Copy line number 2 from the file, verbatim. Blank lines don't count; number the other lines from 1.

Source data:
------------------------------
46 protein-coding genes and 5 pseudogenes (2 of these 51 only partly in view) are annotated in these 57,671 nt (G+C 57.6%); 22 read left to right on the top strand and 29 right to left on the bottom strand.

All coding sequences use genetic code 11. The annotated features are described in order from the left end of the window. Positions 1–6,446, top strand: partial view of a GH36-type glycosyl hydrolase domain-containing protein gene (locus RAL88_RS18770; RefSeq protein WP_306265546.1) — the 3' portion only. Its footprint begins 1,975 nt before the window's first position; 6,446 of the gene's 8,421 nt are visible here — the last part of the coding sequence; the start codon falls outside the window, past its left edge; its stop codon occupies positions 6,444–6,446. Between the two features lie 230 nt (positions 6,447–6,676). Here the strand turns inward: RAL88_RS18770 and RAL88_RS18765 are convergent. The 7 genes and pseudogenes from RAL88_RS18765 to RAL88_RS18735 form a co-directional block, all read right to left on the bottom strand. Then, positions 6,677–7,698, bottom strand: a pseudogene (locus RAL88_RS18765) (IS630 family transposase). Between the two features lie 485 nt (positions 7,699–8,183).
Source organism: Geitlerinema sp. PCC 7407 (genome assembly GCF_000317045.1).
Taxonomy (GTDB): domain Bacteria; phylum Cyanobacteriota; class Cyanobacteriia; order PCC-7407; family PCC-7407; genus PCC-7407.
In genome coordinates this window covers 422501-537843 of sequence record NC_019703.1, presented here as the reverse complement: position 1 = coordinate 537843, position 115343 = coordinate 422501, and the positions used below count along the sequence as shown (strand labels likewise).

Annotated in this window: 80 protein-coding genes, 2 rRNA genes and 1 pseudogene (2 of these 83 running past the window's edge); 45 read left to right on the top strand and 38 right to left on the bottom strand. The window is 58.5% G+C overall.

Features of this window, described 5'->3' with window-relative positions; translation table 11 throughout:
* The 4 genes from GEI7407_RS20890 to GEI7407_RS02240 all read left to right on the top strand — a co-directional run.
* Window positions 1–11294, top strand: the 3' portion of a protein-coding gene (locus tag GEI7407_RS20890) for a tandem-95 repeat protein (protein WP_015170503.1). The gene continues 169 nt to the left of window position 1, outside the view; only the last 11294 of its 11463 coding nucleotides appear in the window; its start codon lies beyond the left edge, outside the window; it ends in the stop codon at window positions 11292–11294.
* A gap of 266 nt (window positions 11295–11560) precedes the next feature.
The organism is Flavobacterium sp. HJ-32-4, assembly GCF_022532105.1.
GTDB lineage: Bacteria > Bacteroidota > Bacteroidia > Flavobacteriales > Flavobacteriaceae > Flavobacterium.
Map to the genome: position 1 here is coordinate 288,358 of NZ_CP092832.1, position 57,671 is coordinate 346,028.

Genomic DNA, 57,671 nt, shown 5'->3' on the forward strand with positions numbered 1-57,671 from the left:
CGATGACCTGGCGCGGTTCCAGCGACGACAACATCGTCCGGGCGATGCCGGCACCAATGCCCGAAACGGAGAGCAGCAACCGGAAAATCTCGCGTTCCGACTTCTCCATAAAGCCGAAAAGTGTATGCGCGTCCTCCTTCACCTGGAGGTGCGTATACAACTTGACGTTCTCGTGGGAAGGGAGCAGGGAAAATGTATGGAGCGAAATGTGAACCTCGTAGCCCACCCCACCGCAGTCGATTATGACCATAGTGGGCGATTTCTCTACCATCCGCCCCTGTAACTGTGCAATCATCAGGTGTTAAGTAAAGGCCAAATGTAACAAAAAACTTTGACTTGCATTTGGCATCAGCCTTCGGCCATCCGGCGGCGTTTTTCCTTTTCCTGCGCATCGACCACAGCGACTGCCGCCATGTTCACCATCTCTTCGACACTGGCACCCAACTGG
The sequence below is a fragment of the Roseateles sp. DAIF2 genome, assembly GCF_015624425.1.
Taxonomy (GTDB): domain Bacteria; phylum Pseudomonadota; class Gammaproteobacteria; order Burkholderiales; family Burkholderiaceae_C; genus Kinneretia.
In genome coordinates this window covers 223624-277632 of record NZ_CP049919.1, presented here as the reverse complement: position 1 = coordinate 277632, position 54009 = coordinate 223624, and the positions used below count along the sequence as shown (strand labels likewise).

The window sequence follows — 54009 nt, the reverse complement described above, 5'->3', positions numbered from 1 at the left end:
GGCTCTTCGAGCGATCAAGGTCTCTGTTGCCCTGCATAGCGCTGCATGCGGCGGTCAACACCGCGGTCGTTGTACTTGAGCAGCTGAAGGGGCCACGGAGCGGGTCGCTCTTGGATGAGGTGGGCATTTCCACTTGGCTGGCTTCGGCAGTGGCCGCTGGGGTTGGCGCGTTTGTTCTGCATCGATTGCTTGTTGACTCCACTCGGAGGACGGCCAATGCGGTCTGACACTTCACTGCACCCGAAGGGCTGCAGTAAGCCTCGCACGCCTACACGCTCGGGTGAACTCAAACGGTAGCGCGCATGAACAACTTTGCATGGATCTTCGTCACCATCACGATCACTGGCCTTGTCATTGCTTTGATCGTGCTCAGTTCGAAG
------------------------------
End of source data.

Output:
All coding sequences use genetic code 11. The annotated features are described in order from the left end of the window. Positions 1–6,446, top strand: partial view of a GH36-type glycosyl hydrolase domain-containing protein gene (locus RAL88_RS18770; RefSeq protein WP_306265546.1) — the 3' portion only. Its footprint begins 1,975 nt before the window's first position; 6,446 of the gene's 8,421 nt are visible here — the last part of the coding sequence; the start codon falls outside the window, past its left edge; its stop codon occupies positions 6,444–6,446. Between the two features lie 230 nt (positions 6,447–6,676). Here the strand turns inward: RAL88_RS18770 and RAL88_RS18765 are convergent. The 7 genes and pseudogenes from RAL88_RS18765 to RAL88_RS18735 form a co-directional block, all read right to left on the bottom strand. Then, positions 6,677–7,698, bottom strand: a pseudogene (locus RAL88_RS18765) (IS630 family transposase). Between the two features lie 485 nt (positions 7,699–8,183).